Then I read Ridiculous by D.L. Carter. Although the resolution of the central conflict wasn’t 100 % satisfying for me, the book was still a very fun read.

    And then, Again the Magic by Lisa Kleypas which I didn’t really get that into. Although I did tear up at the climax when the heroine finally comes clean with the hero (long long long overdue though it is). I appreciated the angst and the feelz in the story, but my suspention of disbelief made it difficult to get into the book. Part of it may be that the whole growing up together from childhood to become lovers-trope just isn’t for me. As I understand, growing up together will make it very unlikely to develop sexual interest in each other, the Westermarck effect it’s called. Another thing was the writing style, which I found to be a bit over the top. It’s the first Kleypas book I’ve tried, so maybe they’re just not for me.

  16. cleo
    Aug 27, 2014 @ 14:51:23

    @A. – fwiw, Lisa Kleypas’ historicals and contemporaries are pretty different, IMO – I think her writing style is more ott in her historicals. And I find her a little hit or miss, anyways.

  17. Janine
    Aug 27, 2014 @ 15:19:32

    @hapax: I’ve had the sample for that in the TBR for a while. Time to move it up, I guess.

  18. A.
    Aug 28, 2014 @ 11:34:02

    @ Cleo: Then I’ll try one of her contemporaries next time :)

    @Statch: Just finished Transcendence, I totally could not put it down. So happy that I saw your post and found this book! It was really something else. Wow, just wow.

  19. Statch
    Aug 28, 2014 @ 13:56:19

    @ A.: I’m so glad you liked Trancendence! I was going to feel guilty if you hadn’t :->. I just couldn’t imagine that I’d enjoy it. And I shouldn’t have called the hero non-literate. He’s non-verbal, which makes the storyline even an order of magnitude harder to make work. Really an amazing piece of writing.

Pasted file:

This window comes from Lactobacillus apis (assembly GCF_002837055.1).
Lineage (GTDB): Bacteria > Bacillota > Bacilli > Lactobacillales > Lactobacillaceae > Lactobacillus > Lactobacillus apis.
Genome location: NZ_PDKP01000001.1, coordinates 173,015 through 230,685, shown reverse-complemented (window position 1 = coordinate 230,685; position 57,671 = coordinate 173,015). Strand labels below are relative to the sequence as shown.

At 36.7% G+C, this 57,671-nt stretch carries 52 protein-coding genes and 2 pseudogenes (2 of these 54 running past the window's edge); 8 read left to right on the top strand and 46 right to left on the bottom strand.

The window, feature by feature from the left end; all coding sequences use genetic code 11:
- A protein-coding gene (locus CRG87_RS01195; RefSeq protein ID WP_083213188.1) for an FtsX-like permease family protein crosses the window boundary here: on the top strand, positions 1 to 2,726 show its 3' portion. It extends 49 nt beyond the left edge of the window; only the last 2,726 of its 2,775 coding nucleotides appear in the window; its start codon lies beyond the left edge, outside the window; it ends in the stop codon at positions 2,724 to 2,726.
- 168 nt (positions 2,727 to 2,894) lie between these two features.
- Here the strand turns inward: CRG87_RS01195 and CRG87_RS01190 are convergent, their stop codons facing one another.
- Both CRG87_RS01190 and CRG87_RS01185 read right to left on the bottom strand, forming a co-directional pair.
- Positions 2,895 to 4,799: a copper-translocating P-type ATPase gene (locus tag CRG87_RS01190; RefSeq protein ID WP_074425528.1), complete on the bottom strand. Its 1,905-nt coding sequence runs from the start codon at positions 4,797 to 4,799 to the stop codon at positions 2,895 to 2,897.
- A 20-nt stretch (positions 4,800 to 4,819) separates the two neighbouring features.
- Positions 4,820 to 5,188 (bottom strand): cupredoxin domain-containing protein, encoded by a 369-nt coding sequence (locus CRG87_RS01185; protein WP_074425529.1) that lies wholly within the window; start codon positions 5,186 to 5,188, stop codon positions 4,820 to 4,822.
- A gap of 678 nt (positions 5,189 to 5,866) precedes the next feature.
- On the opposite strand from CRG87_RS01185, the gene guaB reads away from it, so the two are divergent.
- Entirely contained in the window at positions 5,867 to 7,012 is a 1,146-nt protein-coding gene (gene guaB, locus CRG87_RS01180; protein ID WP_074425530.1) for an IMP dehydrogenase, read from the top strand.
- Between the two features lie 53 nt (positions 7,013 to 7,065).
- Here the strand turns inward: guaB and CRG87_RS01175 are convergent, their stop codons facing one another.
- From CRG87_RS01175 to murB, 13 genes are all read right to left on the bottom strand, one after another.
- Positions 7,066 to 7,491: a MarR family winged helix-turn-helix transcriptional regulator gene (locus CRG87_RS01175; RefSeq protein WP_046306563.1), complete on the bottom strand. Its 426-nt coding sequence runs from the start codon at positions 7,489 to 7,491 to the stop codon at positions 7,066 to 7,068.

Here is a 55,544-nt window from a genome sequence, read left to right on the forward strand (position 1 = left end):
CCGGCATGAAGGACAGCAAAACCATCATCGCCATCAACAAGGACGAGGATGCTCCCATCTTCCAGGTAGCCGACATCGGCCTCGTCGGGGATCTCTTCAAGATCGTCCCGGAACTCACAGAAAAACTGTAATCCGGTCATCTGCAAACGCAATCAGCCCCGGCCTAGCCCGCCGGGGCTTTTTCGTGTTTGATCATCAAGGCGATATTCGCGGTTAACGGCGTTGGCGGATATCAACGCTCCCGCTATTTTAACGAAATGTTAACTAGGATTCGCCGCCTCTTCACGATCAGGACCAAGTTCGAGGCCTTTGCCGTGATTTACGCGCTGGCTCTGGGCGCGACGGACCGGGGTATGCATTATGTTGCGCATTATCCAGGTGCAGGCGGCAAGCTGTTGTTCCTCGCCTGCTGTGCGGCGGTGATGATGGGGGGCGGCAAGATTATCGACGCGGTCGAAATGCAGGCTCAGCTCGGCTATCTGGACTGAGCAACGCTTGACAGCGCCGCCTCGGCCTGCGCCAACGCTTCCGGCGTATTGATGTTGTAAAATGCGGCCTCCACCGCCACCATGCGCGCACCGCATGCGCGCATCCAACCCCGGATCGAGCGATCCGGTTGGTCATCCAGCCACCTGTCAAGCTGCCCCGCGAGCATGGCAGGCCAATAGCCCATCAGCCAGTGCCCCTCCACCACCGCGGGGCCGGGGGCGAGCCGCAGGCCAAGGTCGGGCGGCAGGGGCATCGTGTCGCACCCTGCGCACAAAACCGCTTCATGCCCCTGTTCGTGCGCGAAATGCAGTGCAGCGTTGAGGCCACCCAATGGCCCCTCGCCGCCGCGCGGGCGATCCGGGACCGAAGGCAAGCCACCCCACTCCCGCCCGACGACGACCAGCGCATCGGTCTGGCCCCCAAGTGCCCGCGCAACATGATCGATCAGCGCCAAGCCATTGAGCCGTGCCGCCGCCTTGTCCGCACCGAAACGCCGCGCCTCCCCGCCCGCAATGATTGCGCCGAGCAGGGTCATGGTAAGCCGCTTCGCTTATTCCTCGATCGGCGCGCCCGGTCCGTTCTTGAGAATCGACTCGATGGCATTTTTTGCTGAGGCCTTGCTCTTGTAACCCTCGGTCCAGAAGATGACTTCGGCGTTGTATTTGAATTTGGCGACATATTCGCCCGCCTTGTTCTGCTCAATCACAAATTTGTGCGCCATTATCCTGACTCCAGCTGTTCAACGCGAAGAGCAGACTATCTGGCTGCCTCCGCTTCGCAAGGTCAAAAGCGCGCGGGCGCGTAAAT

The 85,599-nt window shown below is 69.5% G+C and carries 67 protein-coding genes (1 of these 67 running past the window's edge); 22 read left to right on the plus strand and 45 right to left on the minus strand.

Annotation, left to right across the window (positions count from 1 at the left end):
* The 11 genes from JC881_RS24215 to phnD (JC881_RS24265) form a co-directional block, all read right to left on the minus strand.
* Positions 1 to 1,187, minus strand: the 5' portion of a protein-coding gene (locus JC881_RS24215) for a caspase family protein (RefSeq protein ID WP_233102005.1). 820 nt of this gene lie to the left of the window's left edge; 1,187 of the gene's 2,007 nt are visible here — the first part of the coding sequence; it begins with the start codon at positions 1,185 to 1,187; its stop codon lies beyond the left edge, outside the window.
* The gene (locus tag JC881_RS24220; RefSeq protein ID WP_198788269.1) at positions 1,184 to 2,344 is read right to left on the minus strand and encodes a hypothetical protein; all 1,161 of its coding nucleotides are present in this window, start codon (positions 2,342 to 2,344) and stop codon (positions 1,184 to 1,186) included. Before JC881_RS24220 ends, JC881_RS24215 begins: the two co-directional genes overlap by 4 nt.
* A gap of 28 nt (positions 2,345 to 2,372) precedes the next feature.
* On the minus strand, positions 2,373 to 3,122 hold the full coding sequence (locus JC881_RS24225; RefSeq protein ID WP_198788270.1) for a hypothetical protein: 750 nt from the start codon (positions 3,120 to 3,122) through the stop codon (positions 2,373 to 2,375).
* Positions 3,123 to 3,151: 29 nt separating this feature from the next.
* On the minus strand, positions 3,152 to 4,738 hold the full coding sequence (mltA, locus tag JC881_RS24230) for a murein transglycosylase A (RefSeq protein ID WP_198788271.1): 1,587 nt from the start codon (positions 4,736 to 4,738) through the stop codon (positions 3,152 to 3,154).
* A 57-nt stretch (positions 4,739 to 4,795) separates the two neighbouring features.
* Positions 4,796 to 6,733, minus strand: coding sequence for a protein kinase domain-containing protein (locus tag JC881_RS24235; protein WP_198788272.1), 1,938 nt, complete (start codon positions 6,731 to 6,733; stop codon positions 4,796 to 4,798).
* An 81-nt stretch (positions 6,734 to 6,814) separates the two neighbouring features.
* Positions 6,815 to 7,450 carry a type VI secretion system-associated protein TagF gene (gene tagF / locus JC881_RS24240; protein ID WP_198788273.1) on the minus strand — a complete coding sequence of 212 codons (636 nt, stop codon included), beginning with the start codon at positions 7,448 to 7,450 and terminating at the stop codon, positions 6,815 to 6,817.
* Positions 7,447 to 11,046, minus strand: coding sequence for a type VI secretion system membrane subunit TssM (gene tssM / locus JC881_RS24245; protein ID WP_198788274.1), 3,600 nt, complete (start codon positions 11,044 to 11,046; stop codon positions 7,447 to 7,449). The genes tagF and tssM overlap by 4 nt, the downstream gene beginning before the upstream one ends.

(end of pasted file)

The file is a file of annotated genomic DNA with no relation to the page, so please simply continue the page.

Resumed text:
20. Joanna
    Aug 28, 2014 @ 15:30:42

    August was a weird month. Read a great review of Maya Rodale’s “Wallflower Gone Wild” over at Smart Bitches but just couldn’t get past how naive the heroine was – she was on her 3rd or 4th season, it seems she should have learned a few things! Parts of it were amusing but I wouldn’t really recommend it and won’t be looking for any other books by this author.

    I had been saving “The Goblin Emperor” after reading reviews here and elsewhere, for the right time and boy was I glad I did. It’s a book you really need to immerse yourself in the wonderful detailed world the author created and it was a very welcome distraction. (Took it on the vacation from hell – our beloved 14-year old dog chose that week to get really sick and finally had to be put to sleep). Anyway, would highly recommend it – go read Janine’s review here at DA. My problem now is what happens after you read a really good book – you are afraid nothing else will compare! (That and the fact my kids keep asking if I want a puppy for my birthday next week!)

  21. cleo
    Aug 28, 2014 @ 16:06:43

    I’m reading more non fiction right now. I’m currently reading Quiet (the book about introverts) and enjoying it a lot.

    I made a pleasant discovery this month – I read Julia’s Cats: Julia Child’s Life in the Company of Cats by Patricia Barey and Theresa Burson (full disclosure – I know one of the authors). I was skeptical because while I’m a cat person and a book person, I am not a cat book person. But I read this in one sitting. It’s the story of Julia Child’s home life and it’s very sweet, although the writing is a bit distant. I loved the movie Julie and Julia and this book has a bit of the same feel. The first half covers the time period in the movie – their time in Paris (where she got her first cat and fell in love with cats and French cooking at the same time) and the rest is about their home life after she became famous. It’s not a romance, but touches on her marriage.

    Most of my fiction reading this month has been comfort re-reads. The DA review of Return on Investment inspired me to go on a Voinov re-read binge.

  22. Willaful
    Aug 28, 2014 @ 16:19:42

    @Joanna: Oh, I’m sorry to hear that.

    I’m also saving The Goblin Emperor for a free moment… and wouldn’t you know, my hold on City of Heavenly just came though and it’s about a million pages long — though probably a fairly quick read. I’m even more intrigued by TGE after learning it’s by the same author as Melusine; I just loved one of the characters.

  23. MaryK
    Aug 28, 2014 @ 20:48:48

    Did y’all know that Kylie Scott wrote a SFR for Ellora’s Cave? I haven’t read it yet.

  24. Sirius
    Aug 31, 2014 @ 17:42:53

    @hapax: @<a href="#comment-774861 please recommend books to me at any time :). I loved it, gorgeous prose as you said and lovely story.